Daniel Johnson’s review published on Letterboxd:
I have been out of the cinema for close to an hour or so, and I’ve been hesitating on actually writing a review (of course, the fact that you’re reading it right now implies that I am writing a review and I’m just being dramatic for dramatic effect… apologies for the blatant lie).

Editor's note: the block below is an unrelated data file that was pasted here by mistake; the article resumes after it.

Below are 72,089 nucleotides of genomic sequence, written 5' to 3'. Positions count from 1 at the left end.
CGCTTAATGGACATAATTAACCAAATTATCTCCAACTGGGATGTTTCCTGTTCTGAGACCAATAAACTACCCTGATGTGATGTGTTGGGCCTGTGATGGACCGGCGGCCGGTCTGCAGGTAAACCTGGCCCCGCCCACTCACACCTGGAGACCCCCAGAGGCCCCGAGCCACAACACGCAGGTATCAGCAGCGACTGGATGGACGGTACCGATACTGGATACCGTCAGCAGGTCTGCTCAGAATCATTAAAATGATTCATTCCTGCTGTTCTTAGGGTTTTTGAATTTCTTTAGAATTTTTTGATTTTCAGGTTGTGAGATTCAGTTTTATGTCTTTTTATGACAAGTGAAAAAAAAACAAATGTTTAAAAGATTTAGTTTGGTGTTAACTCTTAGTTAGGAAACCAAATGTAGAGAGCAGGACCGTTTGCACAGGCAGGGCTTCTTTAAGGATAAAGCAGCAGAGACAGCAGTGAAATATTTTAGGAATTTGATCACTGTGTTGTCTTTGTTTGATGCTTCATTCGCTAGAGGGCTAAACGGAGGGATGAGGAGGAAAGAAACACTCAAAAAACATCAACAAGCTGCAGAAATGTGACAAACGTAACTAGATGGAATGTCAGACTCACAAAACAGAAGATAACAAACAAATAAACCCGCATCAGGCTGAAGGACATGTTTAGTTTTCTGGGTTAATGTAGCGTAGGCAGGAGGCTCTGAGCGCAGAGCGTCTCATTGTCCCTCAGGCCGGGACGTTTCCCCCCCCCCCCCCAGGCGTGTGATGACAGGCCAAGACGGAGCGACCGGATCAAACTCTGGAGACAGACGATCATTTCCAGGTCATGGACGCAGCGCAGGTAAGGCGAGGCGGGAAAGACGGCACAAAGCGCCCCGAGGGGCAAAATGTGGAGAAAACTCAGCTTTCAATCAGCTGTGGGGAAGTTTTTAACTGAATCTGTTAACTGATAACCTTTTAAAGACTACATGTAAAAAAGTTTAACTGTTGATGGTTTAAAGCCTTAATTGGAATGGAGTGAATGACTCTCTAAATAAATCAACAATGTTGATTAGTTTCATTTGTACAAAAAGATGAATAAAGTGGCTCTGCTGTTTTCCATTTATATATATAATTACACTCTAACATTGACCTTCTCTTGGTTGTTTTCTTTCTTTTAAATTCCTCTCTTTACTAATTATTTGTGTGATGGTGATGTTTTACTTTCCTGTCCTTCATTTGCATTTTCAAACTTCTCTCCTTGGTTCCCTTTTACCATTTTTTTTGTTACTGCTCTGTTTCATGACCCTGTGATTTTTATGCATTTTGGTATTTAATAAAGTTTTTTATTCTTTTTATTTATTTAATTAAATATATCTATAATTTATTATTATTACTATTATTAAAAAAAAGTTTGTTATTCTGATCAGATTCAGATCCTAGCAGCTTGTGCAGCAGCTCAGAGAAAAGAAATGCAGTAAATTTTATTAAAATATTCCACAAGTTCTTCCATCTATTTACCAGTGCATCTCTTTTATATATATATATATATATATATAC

Anyway, I’ve been hesitating to write a review for this because I spent most of the film cowering in fear in my seat. Some moments are just so well executed that I just froze and my eyes got real wide and I couldn’t scream if I tried. I even went as far to just stare at a speaker on the wall and let one moment play out in my peripheral vision. And I’m not even exaggerating about this. I was on edge for almost the entire runtime. Even the dialogue scenes where I was genuinely safe, I just felt this cloud of fear hanging over me. Every single dark corner and every shadow just freaked me out. I don’t know if I was just on edge or my overactive imagination was like “time to go into overdrive,” but I thought this film does a really good job setting the audience directly into this character’s shoes and almost consistently unsettling the audience anytime the sun went down. In terms of the contents of the film, it almost feels very un-horror like. There’s no opening stinger or anything. There’s not like crazy onscreen deaths. There’s honestly not that many jumpscares (yay!). It’s mainly just a story about grief, depression, and some existential terror that actually manages to speak about all of that in a meaningful way… and it just so happens that this film is also legitimately terrifying. And I think it works mainly due to David Bruckner’s really strong direction, Elisha Christian’s playful (in a terrifying way) cinematography, Ben Lovett’s atmospheric score, and Rebecca Hall absolutely devouring this role. It’s great. This worked so well for me. I’ll try to write a more coherent review someday, but all I can confidently say right now is shoutout to Rebecca Hall and David Bruckner literally has my money for whatever he makes next.